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‘Georgia’s Full Story’ project to identify Black heritage sites, stories statewide

The Historic Preservation Division of the Georgia Department of Community Affairs (DCA) announces a new project to support the identification and documentation of Black heritage sites statewide.

Georgia’s Full Story will identify places and uncover stories associated with Black heritage not recognized in past historic preservation efforts. The final product will be an updated resource guide that will facilitate more nominations of Black heritage to the National Register of Historic Places in Georgia.

The year-long project is funded through the Historic Preservation Fund and administered by the National Park Service. It was awarded to the Savannah-based consulting firm, Ethos Preservation. Contributions are requested from the public utilizing a new online portal.

Through careful research and contributions from the public, Georgia’s Full Story will provide guidance and narratives to fill in important gaps in existing historic preservation resources for Black heritage.

A broad history will honor the contributions of Black Georgians from the pre-colonial period to present. Frameworks for the identification of historic resource types and themes related to Black experiences will contextualize properties within Georgia’s broader history as well.

Finally, the report will offer guidance on how to evaluate Black historic resources for nomination to the National Register. The final product will be added to the Historic Preservation Division’s collection of more than a dozen statewide context reports for Georgia’s historic resources.

The Ethos Preservation team will be guided by an advisory committee of professionals from across the state with knowledge of Black historic resources and hands-on experience with the preservation of Black heritage.

“The Black experience in Georgia is a foundational part of Georgia's history as a whole, and yet so many of the buildings, structures, objects, and sites associated with the Black experience have previously been overlooked as resources of historic significance,” Jennifer Dixon, director of the Historic Preservation Division at DCA, said. “Georgia’s Full Story will create an updated statewide African American Context Statement and make it easier to nominate resources to the National Register of Historic Places. It will not only open these resources to this honorific designation, but also to eligibility for grants and financial incentives to support their preservation.”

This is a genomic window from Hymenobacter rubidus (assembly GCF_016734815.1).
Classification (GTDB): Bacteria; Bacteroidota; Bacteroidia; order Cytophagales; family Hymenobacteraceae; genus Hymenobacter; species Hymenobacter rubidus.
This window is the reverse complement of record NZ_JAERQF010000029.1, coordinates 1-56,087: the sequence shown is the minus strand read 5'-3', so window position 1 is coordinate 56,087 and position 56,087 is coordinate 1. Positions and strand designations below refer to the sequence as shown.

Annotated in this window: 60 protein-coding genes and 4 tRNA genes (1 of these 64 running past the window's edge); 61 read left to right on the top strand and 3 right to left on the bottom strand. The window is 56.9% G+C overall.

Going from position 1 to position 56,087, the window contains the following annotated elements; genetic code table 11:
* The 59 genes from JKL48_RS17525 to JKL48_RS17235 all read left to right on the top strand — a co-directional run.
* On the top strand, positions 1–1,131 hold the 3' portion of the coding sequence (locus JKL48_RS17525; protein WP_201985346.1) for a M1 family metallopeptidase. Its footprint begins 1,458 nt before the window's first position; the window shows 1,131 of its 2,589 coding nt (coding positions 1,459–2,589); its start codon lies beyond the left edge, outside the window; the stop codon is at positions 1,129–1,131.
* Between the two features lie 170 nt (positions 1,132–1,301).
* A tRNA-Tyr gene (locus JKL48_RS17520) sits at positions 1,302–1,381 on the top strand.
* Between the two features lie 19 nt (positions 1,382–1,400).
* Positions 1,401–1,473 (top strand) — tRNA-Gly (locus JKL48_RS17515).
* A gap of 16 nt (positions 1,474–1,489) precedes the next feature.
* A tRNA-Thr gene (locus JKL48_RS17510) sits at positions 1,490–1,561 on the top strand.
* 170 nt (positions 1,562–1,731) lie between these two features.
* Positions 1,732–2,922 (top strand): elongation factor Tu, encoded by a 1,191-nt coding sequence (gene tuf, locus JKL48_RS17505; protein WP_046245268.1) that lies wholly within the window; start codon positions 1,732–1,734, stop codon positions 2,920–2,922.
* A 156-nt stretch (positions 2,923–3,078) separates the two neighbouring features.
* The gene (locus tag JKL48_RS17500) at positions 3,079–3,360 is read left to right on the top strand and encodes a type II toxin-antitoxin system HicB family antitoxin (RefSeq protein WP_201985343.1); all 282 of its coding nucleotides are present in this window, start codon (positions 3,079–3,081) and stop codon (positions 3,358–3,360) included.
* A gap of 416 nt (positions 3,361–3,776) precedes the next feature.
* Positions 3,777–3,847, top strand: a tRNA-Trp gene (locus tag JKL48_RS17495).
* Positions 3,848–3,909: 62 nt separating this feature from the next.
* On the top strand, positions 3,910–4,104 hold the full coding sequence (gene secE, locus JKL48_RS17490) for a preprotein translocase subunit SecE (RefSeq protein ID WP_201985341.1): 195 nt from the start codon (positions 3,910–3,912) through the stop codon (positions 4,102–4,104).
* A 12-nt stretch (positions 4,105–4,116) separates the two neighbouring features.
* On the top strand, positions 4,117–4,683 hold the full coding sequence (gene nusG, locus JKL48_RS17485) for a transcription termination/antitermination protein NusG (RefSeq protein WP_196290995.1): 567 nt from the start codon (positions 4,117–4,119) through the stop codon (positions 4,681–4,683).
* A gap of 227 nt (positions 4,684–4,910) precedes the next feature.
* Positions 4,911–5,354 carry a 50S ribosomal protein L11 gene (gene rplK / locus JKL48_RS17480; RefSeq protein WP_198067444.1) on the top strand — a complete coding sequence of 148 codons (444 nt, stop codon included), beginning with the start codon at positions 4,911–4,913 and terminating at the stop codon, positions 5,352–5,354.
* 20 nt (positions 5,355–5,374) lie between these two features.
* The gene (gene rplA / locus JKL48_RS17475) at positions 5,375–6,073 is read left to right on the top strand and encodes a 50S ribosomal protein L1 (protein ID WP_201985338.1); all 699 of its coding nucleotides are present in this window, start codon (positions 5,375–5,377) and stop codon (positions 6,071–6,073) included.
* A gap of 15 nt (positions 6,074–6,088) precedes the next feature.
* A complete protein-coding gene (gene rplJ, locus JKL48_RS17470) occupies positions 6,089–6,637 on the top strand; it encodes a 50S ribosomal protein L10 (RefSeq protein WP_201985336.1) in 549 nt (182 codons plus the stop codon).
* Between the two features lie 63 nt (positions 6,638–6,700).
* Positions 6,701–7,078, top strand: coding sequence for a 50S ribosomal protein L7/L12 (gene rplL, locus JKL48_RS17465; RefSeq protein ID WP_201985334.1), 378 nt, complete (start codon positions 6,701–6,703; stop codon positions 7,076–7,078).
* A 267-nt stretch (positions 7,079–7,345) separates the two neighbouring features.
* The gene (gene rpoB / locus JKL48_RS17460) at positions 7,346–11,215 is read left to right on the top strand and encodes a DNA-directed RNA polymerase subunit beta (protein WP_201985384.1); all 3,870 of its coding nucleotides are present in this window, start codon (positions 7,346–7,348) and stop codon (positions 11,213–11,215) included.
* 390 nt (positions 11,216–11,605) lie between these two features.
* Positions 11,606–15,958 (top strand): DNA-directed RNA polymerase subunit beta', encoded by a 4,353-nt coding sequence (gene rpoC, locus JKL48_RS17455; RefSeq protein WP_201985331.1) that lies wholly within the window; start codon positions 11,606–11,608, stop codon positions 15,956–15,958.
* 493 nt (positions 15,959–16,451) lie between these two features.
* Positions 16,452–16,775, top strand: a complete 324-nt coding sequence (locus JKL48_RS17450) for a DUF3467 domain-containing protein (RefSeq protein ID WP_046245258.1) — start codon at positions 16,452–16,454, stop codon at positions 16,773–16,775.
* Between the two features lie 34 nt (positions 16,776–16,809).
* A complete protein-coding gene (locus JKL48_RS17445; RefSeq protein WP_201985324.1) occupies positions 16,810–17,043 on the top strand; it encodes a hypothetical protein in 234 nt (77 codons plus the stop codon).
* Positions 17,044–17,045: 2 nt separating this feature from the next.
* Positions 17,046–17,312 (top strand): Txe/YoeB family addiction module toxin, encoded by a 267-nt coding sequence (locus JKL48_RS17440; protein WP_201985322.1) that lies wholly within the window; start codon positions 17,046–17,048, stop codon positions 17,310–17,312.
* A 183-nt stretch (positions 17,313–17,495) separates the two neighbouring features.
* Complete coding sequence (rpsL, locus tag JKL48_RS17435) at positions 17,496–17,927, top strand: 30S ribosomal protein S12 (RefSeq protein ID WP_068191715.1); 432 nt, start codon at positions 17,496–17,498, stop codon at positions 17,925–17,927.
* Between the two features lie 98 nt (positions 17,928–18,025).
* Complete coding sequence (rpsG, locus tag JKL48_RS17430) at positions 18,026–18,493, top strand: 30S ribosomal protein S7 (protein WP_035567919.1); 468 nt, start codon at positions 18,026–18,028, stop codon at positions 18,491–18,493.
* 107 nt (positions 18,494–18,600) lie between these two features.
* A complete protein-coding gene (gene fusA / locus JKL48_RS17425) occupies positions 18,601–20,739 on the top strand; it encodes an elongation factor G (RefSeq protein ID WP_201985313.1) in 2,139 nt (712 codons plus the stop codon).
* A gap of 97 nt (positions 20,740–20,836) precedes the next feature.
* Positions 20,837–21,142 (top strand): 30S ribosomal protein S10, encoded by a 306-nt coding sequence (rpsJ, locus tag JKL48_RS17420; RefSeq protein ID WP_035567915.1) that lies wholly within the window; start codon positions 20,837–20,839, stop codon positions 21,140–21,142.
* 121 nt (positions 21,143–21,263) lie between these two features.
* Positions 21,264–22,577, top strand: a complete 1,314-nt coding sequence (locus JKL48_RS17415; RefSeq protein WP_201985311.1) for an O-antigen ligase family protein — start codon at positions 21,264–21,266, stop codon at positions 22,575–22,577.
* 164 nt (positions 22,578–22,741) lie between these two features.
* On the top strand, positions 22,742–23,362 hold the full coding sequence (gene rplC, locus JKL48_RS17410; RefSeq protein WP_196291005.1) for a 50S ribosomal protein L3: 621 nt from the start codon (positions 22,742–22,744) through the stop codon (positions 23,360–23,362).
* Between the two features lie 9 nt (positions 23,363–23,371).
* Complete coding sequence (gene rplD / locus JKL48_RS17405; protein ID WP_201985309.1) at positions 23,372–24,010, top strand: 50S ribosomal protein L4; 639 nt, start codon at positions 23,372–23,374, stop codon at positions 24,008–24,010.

Like all statewide historic context reports, Georgia’s Full Story will be available publicly for a wide variety of history-and-preservation-focused projects. The resources available in these reports provide individuals and professionals with tools to identify and contextualize the significance of their properties when applying for the National Register of Historic Places.

The project team will connect with people and communities across Georgia via an online tool, thus aiding in efforts to honor the untold stories of Black Georgians. 

This online tool will allow all interested parties to share family and community stories; digital copies of old pictures; newspaper articles; or photos of buildings, sites, or artifacts that speak to Black experiences in Georgia.

The website is open to the public and people are encouraged to upload their stories. The project team is hoping for widespread participation from communities and individuals to ensure many stories are told.

“Acknowledging that past efforts have not always been inclusive, we are requesting the public share their stories, lived experiences and knowledge of Black historic sites to ensure we are capturing Georgia’s full story” Briana Paxton, with Ethos Preservation, said. “It is paramount to Georgia’s future that we recognize and facilitate the preservation of Black heritage for the next generation.”

Visit to learn more about the project and how to contribute.